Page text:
With that sorted, Greening sought out Doug Shearer to handle the mastering of The Last Exorcism. Shearer mastered Dopethrone and 2002’s Let Us Prey for Electric Wizard, as well as albums for both Morrissey and Joe Strummer. “That was a longshot,” Greening says. “Funny—I tracked him down on Facebook. I sent him a message. I sent him a few songs. He thought they were cool and was up to doing it. I was glad to have him and with how everything panned out.”
The new incarnation of Dead Witches, resurrected and emboldened, having manifested a devastating record, are poised to impress fans. Greening hasn’t cemented too many plans, wanting to test people’s reactions. “We’re just gonna get out and do some shows,” he says. “There are no plans to take over the world, just see where the new album will take us—where the band will lead us to.”
However, plans do include a third album, as a new song has already been written, and the band feel relief in finally gaining some momentum. “Obviously, after the first album came out, it was a nightmare with what happened to Greg. It was probably gonna be that the band was over,” Greening says, giving full credit to Hill’s recruitment and enthusiasm and the addition of Chameleone. “Now, we’ve got a full structure, already writing new material. We definitely want to do a third album, see where this album will take us.”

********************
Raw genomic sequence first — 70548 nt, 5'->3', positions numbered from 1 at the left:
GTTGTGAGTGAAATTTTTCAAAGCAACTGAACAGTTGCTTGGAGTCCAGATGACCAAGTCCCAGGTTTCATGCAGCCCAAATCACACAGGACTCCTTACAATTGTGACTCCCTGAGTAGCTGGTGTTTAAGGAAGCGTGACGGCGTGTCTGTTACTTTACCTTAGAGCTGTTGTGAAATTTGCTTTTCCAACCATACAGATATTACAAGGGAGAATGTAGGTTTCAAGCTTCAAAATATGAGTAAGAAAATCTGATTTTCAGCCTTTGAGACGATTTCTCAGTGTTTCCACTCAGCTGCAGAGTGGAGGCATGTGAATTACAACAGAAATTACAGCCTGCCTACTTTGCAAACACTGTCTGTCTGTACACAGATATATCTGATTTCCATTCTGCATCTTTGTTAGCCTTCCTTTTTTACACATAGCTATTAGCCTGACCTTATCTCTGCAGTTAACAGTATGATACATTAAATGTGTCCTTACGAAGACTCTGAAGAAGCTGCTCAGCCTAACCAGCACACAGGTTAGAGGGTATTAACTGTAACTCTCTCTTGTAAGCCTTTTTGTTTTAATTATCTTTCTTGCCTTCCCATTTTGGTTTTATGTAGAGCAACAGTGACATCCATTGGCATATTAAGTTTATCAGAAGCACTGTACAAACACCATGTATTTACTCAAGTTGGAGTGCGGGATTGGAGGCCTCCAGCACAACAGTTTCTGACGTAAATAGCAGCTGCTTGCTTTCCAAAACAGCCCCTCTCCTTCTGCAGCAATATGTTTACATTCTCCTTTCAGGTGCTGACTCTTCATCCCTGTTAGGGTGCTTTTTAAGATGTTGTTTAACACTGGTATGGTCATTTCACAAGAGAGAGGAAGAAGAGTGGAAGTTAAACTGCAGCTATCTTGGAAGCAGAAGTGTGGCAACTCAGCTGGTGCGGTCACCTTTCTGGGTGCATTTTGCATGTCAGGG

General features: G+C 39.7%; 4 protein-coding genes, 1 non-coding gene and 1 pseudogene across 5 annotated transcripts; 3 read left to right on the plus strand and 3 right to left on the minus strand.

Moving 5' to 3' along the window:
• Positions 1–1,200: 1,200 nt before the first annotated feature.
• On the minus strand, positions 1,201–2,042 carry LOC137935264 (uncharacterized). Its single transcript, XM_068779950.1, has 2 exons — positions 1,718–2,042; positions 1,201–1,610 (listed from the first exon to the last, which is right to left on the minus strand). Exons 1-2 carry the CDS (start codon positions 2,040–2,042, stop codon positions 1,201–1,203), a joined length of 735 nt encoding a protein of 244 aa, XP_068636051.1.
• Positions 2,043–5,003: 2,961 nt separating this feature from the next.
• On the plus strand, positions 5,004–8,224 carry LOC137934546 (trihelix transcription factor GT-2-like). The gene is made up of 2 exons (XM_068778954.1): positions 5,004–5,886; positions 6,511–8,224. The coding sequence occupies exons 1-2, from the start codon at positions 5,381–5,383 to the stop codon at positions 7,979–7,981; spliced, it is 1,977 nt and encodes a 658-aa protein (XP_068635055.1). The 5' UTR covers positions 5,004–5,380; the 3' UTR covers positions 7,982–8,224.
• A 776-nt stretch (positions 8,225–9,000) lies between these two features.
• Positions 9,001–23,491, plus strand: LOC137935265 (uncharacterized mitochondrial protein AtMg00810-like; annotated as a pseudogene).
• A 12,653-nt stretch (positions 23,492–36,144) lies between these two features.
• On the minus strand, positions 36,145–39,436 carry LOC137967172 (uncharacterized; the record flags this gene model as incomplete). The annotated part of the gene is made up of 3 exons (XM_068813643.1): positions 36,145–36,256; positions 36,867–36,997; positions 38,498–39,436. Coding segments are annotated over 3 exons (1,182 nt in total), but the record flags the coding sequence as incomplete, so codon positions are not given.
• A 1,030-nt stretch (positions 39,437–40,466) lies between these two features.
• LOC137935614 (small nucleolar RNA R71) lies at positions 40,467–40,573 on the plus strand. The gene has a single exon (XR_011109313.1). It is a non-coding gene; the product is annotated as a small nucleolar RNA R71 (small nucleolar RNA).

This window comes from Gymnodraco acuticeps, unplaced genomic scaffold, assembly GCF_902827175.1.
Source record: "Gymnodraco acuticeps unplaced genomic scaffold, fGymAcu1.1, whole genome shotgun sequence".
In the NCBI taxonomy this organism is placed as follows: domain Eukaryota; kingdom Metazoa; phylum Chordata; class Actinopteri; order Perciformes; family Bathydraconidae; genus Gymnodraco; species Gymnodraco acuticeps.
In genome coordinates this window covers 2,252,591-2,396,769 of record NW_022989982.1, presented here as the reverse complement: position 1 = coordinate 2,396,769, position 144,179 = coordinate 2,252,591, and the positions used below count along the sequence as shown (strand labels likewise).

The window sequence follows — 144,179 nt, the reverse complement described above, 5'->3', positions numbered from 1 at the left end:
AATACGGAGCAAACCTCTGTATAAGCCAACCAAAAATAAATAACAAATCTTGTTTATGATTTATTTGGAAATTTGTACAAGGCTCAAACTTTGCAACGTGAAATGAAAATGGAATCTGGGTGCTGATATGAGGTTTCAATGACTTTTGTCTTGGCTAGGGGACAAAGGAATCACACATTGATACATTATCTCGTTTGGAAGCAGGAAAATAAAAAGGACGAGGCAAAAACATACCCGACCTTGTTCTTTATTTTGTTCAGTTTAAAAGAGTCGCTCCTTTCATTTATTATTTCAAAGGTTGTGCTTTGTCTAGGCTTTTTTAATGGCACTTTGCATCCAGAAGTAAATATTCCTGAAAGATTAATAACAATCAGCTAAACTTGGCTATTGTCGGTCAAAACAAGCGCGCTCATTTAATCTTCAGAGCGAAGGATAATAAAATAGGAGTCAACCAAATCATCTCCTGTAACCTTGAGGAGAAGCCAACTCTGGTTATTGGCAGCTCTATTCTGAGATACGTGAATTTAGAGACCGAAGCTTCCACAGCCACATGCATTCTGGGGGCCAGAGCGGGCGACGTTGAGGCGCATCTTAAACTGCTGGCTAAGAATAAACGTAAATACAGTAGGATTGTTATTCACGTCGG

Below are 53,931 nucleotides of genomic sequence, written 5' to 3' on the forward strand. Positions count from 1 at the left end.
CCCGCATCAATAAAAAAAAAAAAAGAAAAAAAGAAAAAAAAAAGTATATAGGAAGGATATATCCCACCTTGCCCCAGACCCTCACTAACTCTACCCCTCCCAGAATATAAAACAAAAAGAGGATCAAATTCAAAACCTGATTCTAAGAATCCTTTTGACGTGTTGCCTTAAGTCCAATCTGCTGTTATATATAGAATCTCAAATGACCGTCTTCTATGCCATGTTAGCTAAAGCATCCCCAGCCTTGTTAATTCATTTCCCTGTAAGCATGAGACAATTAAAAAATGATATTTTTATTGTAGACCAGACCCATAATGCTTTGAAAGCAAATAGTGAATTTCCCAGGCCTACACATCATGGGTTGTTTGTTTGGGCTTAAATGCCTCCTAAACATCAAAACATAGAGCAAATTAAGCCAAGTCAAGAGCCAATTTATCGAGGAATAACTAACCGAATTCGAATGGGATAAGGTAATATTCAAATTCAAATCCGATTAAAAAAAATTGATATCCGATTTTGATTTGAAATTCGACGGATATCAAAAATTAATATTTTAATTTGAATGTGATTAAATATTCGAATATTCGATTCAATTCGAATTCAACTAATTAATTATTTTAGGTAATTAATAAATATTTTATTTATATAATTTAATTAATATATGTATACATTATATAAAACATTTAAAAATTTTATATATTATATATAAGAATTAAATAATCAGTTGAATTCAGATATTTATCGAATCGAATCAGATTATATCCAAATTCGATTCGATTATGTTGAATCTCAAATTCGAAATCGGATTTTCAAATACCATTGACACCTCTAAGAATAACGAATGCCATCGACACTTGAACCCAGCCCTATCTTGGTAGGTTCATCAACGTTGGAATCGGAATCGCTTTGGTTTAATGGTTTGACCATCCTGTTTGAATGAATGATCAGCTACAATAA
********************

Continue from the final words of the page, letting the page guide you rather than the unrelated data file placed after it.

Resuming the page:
In London, on The Last Exorcism’s release date, Feb. 22, Dead Witches will headline at The Underworld Camden for Heavy Psych Sounds Fest alongside Black Rainbows, Giöbia, and Dead Smoke. “Hopefully, once the album comes out, we can get off of our asses and play some good shows,” Greening quips. Dead Witches also have local gigs planned in Bournemouth and Plymouth, as well as a few shows in Ireland.
Heavy anticipation prods his comments: Greening is exceptionally proud of his band’s work and the resulting album. As he should be.